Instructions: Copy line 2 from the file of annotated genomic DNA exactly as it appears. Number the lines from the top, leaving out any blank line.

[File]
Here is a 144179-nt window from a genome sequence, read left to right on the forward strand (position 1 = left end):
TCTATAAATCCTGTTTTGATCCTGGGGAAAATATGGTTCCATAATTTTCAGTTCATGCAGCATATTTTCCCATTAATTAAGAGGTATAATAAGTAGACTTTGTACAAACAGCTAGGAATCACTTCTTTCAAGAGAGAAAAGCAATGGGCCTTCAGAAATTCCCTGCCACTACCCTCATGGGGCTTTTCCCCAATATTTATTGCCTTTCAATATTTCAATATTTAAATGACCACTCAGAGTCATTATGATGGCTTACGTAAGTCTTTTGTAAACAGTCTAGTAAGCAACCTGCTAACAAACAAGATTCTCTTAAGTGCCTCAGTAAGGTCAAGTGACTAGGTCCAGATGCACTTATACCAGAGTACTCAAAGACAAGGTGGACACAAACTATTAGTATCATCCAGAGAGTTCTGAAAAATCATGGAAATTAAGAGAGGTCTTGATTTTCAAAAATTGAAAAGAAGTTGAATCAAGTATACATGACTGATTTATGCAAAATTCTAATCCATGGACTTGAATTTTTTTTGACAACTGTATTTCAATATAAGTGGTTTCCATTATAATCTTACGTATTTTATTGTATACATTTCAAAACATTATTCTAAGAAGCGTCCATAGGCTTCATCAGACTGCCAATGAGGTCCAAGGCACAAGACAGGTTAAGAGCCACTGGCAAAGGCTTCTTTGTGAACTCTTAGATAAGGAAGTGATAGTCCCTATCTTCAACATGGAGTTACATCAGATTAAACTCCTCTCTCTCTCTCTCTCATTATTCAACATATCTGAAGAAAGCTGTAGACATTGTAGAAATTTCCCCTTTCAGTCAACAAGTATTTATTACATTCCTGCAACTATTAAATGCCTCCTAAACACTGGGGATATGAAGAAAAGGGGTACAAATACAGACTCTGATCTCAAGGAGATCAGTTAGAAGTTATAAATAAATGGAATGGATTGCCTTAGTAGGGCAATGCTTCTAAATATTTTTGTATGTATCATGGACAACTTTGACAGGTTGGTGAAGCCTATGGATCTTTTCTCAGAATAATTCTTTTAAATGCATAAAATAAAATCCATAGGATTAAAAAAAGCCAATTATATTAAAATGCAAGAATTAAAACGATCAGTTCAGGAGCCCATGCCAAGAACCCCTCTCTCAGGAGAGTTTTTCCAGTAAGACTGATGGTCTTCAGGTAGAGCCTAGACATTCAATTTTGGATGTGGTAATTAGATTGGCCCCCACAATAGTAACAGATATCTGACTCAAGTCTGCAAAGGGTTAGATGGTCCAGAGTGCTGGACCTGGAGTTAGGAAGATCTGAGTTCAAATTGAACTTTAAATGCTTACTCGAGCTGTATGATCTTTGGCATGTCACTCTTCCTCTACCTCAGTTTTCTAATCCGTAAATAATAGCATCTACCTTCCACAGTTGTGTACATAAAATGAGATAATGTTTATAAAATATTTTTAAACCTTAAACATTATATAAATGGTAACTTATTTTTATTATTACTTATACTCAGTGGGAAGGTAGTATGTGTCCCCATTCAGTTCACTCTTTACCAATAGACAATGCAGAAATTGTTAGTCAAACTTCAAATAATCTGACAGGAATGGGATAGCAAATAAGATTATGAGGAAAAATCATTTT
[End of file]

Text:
TCTATAAATCCTGTTTTGATCCTGGGGAAAATATGGTTCCATAATTTTCAGTTCATGCAGCATATTTTCCCATTAATTAAGAGGTATAATAAGTAGACTTTGTACAAACAGCTAGGAATCACTTCTTTCAAGAGAGAAAAGCAATGGGCCTTCAGAAATTCCCTGCCACTACCCTCATGGGGCTTTTCCCCAATATTTATTGCCTTTCAATATTTCAATATTTAAATGACCACTCAGAGTCATTATGATGGCTTACGTAAGTCTTTTGTAAACAGTCTAGTAAGCAACCTGCTAACAAACAAGATTCTCTTAAGTGCCTCAGTAAGGTCAAGTGACTAGGTCCAGATGCACTTATACCAGAGTACTCAAAGACAAGGTGGACACAAACTATTAGTATCATCCAGAGAGTTCTGAAAAATCATGGAAATTAAGAGAGGTCTTGATTTTCAAAAATTGAAAAGAAGTTGAATCAAGTATACATGACTGATTTATGCAAAATTCTAATCCATGGACTTGAATTTTTTTTGACAACTGTATTTCAATATAAGTGGTTTCCATTATAATCTTACGTATTTTATTGTATACATTTCAAAACATTATTCTAAGAAGCGTCCATAGGCTTCATCAGACTGCCAATGAGGTCCAAGGCACAAGACAGGTTAAGAGCCACTGGCAAAGGCTTCTTTGTGAACTCTTAGATAAGGAAGTGATAGTCCCTATCTTCAACATGGAGTTACATCAGATTAAACTCCTCTCTCTCTCTCTCTCATTATTCAACATATCTGAAGAAAGCTGTAGACATTGTAGAAATTTCCCCTTTCAGTCAACAAGTATTTATTACATTCCTGCAACTATTAAATGCCTCCTAAACACTGGGGATATGAAGAAAAGGGGTACAAATACAGACTCTGATCTCAAGGAGATCAGTTAGAAGTTATAAATAAATGGAATGGATTGCCTTAGTAGGGCAATGCTTCTAAATATTTTTGTATGTATCATGGACAACTTTGACAGGTTGGTGAAGCCTATGGATCTTTTCTCAGAATAATTCTTTTAAATGCATAAAATAAAATCCATAGGATTAAAAAAAGCCAATTATATTAAAATGCAAGAATTAAAACGATCAGTTCAGGAGCCCATGCCAAGAACCCCTCTCTCAGGAGAGTTTTTCCAGTAAGACTGATGGTCTTCAGGTAGAGCCTAGACATTCAATTTTGGATGTGGTAATTAGATTGGCCCCCACAATAGTAACAGATATCTGACTCAAGTCTGCAAAGGGTTAGATGGTCCAGAGTGCTGGACCTGGAGTTAGGAAGATCTGAGTTCAAATTGAACTTTAAATGCTTACTCGAGCTGTATGATCTTTGGCATGTCACTCTTCCTCTACCTCAGTTTTCTAATCCGTAAATAATAGCATCTACCTTCCACAGTTGTGTACATAAAATGAGATAATGTTTATAAAATATTTTTAAACCTTAAACATTATATAAATGGTAACTTATTTTTATTATTACTTATACTCAGTGGGAAGGTAGTATGTGTCCCCATTCAGTTCACTCTTTACCAATAGACAATGCAGAAATTGTTAGTCAAACTTCAAATAATCTGACAGGAATGGGATAGCAAATAAGATTATGAGGAAAAATCATTTT